A Moldovan national accused of faking his death eight years ago in Eastern Europe in order to split a $2 million life insurance policy with his ex-wife and son pleaded guilty Friday in a Minneapolis federal court.
Igor Vorotinov, a 54-year-old former resident of Minnesota, will be sentenced for mail fraud in U.S. District Court on July 29, the U.S. Attorney’s Office said.
Vorotinov took out the life insurance policy with Mutual of Omaha in 2010 and named his then-wife, Irina Vorotinov, as the primary beneficiary. The couple divorced a few months later and the 54-year-old left Minnesota for Moldova, a former Soviet Republic in Eastern Europe, in 2011.
Months later, Vorotinov’s ex-wife was asked to identify a decomposed corpse dressed in her former husband’s clothes and carrying his passport and other ID, the Twin Cities Pioneer Press reported.
Irina Vorotinov identified the body as being her ex-husband’s before she had the body cremated in Moldova and interred at a cemetery in Minneapolis. She submitted a death certificate to Mutual of Omaha, which sent her a check for $2 million in 2012, according to the paper.
Between 2012 and 2015, the money was transferred several times in varying amounts to bank accounts in Switzerland, Moldova and the U.S., one of which was in the name of their son, Alkon Vorotinov, according to the U.S. Attorney’s Office.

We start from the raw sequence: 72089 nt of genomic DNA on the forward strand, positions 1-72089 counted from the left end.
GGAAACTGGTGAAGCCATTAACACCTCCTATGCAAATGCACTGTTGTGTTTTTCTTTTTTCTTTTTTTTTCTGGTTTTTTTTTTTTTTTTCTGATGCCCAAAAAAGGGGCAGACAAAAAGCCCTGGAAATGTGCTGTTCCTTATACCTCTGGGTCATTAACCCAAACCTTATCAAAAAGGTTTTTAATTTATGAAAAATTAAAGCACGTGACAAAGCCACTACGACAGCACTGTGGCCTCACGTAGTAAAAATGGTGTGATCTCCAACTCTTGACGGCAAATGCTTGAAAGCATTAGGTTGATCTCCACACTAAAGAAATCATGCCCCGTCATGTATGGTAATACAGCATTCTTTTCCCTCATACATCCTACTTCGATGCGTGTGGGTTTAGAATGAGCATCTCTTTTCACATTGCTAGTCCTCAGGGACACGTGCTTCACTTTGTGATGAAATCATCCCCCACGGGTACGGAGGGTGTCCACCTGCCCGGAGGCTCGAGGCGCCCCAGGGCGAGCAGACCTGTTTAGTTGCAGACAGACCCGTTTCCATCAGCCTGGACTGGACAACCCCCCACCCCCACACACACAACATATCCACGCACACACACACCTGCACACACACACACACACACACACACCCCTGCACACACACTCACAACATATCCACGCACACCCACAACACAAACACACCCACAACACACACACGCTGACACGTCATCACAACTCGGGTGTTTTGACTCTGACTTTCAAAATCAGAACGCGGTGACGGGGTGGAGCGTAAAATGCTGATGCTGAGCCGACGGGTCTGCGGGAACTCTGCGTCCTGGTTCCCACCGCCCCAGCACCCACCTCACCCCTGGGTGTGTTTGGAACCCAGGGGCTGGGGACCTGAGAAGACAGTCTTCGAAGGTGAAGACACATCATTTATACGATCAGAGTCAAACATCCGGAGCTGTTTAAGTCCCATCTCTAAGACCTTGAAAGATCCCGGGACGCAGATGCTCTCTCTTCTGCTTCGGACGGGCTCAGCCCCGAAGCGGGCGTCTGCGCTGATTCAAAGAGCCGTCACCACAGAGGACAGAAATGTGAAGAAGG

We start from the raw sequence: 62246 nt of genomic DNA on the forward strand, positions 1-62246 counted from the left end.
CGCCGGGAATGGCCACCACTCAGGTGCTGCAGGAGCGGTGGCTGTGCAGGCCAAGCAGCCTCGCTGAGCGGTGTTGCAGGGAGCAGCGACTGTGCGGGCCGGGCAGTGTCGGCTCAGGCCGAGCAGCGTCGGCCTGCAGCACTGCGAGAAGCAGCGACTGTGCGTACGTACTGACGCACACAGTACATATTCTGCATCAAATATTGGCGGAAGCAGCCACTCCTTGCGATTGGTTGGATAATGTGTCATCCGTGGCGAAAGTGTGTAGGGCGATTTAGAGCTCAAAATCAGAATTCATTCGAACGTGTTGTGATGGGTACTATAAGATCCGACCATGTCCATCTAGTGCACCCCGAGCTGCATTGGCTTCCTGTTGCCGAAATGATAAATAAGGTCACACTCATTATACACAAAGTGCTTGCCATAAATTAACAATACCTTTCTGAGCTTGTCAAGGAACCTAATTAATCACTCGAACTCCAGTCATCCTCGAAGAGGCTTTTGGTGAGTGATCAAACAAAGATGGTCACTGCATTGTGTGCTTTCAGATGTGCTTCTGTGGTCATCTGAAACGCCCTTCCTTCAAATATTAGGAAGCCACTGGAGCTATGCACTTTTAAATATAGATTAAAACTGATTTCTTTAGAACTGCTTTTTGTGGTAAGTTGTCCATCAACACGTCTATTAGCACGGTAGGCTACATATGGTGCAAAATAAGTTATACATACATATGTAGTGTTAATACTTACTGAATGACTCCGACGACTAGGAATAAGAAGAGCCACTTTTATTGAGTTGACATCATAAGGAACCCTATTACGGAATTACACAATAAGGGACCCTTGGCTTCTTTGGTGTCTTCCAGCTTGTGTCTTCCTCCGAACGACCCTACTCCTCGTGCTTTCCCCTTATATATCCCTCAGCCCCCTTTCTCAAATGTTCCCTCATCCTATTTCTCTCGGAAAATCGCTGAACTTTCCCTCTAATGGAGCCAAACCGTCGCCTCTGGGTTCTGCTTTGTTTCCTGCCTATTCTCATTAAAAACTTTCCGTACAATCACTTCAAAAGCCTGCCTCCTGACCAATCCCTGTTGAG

In 2013, a tipster notified the FBI that Vorotinov was, in fact, still alive. He was living in Transnistria, a small Russian-controlled region of Moldova, under a new name, Nikoly Patoka, with a girlfriend, the Minneapolis Star Tribune reported.
Tests then determined the remains in the urn in Minneapolis were not Vorotinov’s. It wasn’t immediately clear whose remains they were, according to the paper.
Vorotinov was indicted in 2015. He wasn't returned to the U.S. until his arrest in November 2018.
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Irina Vorotinov pleaded guilty in 2016 to fraud charges and was sentenced to about three years in prison. Alkon Vorotinov was sentenced in 2015 to three years of probation for his involvement.
Vorotinov’s guilty plea comes after the U.S. Attorney’s Office agreed to seek a prison sentence of no more than 3 ½ years, the Star Tribune reported.
The Associated Press contributed to this report.